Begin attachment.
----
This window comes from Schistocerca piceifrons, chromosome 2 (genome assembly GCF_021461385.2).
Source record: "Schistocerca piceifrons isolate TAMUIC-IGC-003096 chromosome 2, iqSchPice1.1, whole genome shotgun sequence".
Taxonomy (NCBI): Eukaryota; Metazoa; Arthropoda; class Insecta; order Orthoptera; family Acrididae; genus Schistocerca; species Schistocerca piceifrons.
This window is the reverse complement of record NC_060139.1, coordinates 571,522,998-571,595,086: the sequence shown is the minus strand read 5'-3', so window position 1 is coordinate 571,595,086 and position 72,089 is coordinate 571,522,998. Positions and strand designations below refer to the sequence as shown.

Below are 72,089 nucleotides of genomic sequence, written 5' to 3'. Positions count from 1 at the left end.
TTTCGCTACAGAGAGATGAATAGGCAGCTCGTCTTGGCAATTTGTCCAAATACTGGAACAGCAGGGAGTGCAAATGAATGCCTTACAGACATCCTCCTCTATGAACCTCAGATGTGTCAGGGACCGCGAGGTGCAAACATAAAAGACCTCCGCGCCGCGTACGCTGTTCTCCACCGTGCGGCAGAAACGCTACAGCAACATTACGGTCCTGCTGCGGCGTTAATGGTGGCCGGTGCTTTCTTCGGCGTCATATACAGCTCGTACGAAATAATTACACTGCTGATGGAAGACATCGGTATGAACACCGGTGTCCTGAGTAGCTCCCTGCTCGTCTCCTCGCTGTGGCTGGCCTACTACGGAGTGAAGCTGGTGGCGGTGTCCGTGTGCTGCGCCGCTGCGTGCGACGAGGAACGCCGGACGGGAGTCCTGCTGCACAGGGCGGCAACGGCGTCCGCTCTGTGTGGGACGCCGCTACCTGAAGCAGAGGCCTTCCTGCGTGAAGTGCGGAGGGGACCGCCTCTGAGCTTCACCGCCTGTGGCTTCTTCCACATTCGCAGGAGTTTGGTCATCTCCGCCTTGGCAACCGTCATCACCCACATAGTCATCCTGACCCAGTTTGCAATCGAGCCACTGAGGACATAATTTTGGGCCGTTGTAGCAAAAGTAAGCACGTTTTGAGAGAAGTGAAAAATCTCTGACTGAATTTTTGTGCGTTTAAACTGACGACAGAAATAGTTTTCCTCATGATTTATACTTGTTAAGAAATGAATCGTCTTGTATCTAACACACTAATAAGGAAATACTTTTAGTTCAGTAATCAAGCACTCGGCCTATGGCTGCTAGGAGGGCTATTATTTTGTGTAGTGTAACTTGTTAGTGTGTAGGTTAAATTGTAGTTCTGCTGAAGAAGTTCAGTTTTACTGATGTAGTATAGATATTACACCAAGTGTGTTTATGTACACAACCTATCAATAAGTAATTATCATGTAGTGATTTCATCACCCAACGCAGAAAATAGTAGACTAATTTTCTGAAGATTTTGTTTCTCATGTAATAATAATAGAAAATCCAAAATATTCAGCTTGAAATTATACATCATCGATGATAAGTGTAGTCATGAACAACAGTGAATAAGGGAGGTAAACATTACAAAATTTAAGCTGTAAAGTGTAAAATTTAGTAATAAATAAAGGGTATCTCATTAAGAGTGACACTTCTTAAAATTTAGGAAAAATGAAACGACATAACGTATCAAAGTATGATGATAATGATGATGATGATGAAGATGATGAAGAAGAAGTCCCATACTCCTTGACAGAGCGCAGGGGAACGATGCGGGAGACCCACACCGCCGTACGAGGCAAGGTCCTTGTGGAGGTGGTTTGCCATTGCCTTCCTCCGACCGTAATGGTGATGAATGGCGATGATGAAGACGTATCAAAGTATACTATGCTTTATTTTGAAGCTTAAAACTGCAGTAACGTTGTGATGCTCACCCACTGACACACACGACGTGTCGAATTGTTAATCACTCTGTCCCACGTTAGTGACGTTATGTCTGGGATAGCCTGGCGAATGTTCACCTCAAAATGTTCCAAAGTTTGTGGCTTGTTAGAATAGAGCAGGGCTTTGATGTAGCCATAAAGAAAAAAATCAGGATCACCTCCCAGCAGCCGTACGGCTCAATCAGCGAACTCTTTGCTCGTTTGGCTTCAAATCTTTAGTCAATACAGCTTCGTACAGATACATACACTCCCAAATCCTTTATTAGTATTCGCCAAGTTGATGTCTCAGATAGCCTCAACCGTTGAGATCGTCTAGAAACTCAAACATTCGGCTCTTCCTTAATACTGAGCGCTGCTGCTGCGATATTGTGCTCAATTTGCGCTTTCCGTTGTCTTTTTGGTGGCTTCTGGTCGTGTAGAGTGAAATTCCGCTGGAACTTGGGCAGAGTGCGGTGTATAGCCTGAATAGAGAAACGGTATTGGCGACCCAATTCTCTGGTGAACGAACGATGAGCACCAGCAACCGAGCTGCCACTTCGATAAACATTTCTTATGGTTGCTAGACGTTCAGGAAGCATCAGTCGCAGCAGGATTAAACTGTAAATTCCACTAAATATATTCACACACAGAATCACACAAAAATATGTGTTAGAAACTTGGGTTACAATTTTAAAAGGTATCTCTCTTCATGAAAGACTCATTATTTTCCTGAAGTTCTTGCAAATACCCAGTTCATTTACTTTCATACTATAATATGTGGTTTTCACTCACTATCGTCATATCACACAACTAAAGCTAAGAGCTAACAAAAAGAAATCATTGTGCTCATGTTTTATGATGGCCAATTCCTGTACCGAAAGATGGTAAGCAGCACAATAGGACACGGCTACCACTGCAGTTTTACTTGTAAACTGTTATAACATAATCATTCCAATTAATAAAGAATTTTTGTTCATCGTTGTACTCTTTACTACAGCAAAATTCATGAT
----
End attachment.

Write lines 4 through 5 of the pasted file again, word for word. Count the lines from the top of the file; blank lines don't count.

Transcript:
This window is the reverse complement of record NC_060139.1, coordinates 571,522,998-571,595,086: the sequence shown is the minus strand read 5'-3', so window position 1 is coordinate 571,595,086 and position 72,089 is coordinate 571,522,998. Positions and strand designations below refer to the sequence as shown.

Below are 72,089 nucleotides of genomic sequence, written 5' to 3'. Positions count from 1 at the left end.